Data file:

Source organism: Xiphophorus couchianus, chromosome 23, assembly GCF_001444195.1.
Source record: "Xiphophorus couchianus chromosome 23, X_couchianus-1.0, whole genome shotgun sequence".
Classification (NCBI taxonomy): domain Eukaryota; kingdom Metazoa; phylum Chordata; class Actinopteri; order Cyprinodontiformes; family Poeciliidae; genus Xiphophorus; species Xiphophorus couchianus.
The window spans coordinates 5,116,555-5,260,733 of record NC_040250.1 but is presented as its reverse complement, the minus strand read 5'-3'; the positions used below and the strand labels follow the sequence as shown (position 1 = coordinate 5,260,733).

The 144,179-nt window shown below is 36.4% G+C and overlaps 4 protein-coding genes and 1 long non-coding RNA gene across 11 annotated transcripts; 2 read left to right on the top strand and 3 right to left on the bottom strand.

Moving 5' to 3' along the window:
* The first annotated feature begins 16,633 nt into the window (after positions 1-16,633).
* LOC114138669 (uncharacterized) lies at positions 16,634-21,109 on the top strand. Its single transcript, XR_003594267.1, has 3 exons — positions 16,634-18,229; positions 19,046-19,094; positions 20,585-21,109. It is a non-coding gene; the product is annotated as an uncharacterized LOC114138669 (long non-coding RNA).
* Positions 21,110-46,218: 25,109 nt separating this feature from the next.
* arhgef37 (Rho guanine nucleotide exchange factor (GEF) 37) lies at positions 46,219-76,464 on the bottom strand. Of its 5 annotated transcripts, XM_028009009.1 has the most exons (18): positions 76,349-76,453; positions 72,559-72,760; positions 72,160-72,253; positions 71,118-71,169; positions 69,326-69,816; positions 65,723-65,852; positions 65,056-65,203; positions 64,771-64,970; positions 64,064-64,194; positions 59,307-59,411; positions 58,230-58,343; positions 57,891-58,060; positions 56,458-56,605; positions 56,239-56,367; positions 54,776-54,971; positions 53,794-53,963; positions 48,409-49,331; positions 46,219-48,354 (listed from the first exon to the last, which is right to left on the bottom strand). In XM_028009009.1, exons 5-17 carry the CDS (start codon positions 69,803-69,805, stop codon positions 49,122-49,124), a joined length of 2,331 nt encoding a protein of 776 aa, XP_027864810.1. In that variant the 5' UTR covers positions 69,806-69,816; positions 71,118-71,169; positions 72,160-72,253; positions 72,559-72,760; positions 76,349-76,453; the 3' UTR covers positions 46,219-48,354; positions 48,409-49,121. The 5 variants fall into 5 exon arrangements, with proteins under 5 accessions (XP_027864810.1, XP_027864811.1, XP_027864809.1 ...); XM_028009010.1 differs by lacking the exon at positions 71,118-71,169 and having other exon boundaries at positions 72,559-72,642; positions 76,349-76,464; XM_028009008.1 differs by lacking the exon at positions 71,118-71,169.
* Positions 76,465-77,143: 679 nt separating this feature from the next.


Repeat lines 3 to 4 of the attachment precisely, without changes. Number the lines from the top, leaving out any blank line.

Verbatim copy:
Classification (NCBI taxonomy): domain Eukaryota; kingdom Metazoa; phylum Chordata; class Actinopteri; order Cyprinodontiformes; family Poeciliidae; genus Xiphophorus; species Xiphophorus couchianus.
The window spans coordinates 5,116,555-5,260,733 of record NC_040250.1 but is presented as its reverse complement, the minus strand read 5'-3'; the positions used below and the strand labels follow the sequence as shown (position 1 = coordinate 5,260,733).